Sole proprietorship, partnership, limited liability company, or a corporation (“C” Corporation or “S” Corporation) are the most widely used choices available. There are also other variations on these classifications. Tax, legal, and estate planning issues play a big role in your decision. Making the wrong choice can cost time and money. Each structure has a different legal and tax status that can be used to your advantage as follows:
A sole proprietorship is usually a small business with few, if any, employees. It is easy to form and there are few restrictions on the flexibility. Profits and losses flow through the proprietor and are reported on his or her personal form 1040 income tax return. There is generally no protection for the sole proprietor against legal liability for the proprietor’s actions or inactions.
Like the sole proprietorship, the partnership’s profits and losses flow through to the partners. In addition, losses can be deducted; however, there are restrictions on the proportion. The disadvantage is the lack of legal protection against legal liability. Each partner is liable for all the partnership debts.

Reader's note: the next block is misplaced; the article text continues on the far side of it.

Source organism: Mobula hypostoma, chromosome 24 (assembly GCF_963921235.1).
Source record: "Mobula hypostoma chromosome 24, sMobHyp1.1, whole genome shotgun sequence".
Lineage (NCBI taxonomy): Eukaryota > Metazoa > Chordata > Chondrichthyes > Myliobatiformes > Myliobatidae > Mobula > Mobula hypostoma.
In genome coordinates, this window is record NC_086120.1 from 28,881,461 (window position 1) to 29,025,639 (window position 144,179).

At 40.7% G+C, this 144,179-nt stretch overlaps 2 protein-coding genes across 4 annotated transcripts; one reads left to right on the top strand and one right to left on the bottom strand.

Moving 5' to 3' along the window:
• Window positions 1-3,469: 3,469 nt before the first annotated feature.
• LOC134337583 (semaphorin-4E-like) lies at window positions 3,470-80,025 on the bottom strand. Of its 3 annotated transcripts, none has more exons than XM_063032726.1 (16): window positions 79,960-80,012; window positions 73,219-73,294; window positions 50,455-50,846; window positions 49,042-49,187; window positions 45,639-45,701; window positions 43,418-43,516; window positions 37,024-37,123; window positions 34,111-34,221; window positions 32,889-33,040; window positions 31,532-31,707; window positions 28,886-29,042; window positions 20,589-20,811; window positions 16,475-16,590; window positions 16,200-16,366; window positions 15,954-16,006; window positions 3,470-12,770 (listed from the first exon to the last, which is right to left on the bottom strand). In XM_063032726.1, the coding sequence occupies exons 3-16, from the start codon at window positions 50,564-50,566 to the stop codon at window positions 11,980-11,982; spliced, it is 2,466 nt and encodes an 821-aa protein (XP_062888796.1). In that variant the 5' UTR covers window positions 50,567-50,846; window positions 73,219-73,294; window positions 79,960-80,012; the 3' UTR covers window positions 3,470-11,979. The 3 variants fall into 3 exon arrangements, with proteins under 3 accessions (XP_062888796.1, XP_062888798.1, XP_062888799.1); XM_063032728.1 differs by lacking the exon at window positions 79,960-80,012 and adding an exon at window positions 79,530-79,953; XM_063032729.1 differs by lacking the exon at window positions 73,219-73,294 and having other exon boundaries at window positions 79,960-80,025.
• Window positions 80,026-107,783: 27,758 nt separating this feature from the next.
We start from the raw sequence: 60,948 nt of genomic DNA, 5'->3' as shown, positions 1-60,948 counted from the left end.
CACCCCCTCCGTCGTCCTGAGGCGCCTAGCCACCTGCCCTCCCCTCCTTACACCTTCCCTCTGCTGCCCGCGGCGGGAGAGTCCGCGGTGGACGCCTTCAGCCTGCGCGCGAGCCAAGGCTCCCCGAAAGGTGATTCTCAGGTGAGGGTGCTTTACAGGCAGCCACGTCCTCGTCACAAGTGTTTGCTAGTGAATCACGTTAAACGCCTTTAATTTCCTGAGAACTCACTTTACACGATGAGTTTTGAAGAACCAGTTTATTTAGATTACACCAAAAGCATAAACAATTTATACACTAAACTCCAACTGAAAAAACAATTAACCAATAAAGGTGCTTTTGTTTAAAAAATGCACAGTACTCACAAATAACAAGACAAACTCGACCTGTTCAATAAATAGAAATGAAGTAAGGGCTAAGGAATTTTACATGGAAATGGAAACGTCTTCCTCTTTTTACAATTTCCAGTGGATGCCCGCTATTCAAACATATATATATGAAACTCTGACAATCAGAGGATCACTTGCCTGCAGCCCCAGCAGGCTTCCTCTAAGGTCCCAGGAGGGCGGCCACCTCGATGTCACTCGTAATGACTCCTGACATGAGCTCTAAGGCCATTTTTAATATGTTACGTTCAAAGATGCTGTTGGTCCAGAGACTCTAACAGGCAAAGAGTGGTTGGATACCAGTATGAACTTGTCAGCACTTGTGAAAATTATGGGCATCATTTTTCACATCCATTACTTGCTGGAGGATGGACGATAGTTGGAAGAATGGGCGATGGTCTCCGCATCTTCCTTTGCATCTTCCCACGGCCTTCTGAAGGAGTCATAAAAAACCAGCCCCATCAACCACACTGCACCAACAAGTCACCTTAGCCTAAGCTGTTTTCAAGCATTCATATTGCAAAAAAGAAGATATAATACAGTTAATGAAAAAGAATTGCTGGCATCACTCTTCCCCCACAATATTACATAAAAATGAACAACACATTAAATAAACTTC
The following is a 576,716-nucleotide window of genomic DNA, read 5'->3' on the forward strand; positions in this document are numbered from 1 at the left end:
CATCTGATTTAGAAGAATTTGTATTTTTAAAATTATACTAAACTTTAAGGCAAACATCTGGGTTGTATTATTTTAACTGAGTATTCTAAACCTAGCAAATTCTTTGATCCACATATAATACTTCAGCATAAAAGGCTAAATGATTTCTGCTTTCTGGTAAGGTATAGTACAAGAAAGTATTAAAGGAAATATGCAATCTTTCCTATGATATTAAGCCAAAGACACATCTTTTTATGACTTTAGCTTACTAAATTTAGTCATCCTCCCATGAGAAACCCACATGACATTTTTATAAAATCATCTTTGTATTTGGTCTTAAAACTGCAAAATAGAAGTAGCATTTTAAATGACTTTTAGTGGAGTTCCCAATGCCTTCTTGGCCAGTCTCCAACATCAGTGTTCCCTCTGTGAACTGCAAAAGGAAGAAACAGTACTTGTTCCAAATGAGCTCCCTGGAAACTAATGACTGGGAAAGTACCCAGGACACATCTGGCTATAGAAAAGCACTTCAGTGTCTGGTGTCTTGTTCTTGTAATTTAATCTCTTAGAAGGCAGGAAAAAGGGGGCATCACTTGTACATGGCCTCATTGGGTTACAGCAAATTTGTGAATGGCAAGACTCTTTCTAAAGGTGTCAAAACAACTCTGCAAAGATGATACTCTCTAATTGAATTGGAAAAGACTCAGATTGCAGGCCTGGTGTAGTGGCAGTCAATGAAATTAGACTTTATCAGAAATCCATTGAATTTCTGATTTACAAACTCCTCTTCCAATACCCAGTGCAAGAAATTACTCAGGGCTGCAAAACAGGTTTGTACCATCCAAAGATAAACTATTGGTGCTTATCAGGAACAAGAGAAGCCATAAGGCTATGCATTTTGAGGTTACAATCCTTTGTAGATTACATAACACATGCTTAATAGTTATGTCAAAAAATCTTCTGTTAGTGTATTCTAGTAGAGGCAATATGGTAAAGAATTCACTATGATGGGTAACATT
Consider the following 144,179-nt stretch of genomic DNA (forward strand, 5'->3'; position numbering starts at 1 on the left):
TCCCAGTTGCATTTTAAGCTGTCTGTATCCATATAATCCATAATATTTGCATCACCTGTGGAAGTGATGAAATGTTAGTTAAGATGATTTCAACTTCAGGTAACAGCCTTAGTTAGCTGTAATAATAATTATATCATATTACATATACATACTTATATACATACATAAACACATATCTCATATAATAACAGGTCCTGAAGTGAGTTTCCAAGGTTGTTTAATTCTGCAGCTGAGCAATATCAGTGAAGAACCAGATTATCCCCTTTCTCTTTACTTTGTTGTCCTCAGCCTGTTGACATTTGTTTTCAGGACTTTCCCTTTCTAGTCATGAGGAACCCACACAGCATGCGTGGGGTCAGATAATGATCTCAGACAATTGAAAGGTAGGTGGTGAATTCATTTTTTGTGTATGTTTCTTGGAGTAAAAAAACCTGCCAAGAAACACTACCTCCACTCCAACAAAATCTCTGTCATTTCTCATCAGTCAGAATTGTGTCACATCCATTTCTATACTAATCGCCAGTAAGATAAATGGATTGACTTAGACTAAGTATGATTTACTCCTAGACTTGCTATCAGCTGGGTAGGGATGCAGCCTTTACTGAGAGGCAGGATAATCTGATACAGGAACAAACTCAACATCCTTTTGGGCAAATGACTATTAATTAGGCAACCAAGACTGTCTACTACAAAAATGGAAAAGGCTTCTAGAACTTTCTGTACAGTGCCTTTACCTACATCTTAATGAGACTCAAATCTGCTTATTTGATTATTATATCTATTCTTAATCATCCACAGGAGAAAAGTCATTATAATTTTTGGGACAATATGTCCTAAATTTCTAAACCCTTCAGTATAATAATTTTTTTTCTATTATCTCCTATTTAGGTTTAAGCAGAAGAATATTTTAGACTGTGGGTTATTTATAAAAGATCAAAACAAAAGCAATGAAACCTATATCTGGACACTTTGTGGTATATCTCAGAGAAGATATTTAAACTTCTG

Limited Liability Company
A limited liability company may be taxed like a partnership (i.e. through the individuals). In addition, it offers its members limits to liability from the business’ and the other members’ liabilities.
A corporation is a legal entity having its own assets, liabilities, and privileges apart from those owning or forming the corporation. The corporation can own assets, borrow money, and perform business functions. Corporate earnings, however, are subject to double taxation of profits. A “C” Corporation pays its own income taxes and, when dividends are passed through to shareholders, they too are liable for taxes on that payment. A corporation’s stockholders are generally not liable for corporate debts and liabilities.
If an “S” Corporation qualifies, it may be taxed under a special section of the Internal Revenue Code which permits a corporation to be taxed as a partnership/sole proprietorship, i.e., through the individuals, generally, there is no “double taxation” problem.